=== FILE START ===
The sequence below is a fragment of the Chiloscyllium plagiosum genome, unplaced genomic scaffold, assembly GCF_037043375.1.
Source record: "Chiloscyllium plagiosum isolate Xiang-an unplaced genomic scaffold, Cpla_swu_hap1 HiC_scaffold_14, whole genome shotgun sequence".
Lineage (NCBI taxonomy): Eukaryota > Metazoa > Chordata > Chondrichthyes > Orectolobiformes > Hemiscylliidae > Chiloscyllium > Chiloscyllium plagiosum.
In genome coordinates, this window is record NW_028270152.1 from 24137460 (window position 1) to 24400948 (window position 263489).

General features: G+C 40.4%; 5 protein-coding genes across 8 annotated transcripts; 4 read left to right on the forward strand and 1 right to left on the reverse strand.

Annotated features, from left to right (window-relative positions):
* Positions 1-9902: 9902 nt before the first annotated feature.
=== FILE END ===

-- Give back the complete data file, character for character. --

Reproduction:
The sequence below is a fragment of the Chiloscyllium plagiosum genome, unplaced genomic scaffold, assembly GCF_037043375.1.
Source record: "Chiloscyllium plagiosum isolate Xiang-an unplaced genomic scaffold, Cpla_swu_hap1 HiC_scaffold_14, whole genome shotgun sequence".
Lineage (NCBI taxonomy): Eukaryota > Metazoa > Chordata > Chondrichthyes > Orectolobiformes > Hemiscylliidae > Chiloscyllium > Chiloscyllium plagiosum.
In genome coordinates, this window is record NW_028270152.1 from 24137460 (window position 1) to 24400948 (window position 263489).

General features: G+C 40.4%; 5 protein-coding genes across 8 annotated transcripts; 4 read left to right on the forward strand and 1 right to left on the reverse strand.

Annotated features, from left to right (window-relative positions):
* Positions 1-9902: 9902 nt before the first annotated feature.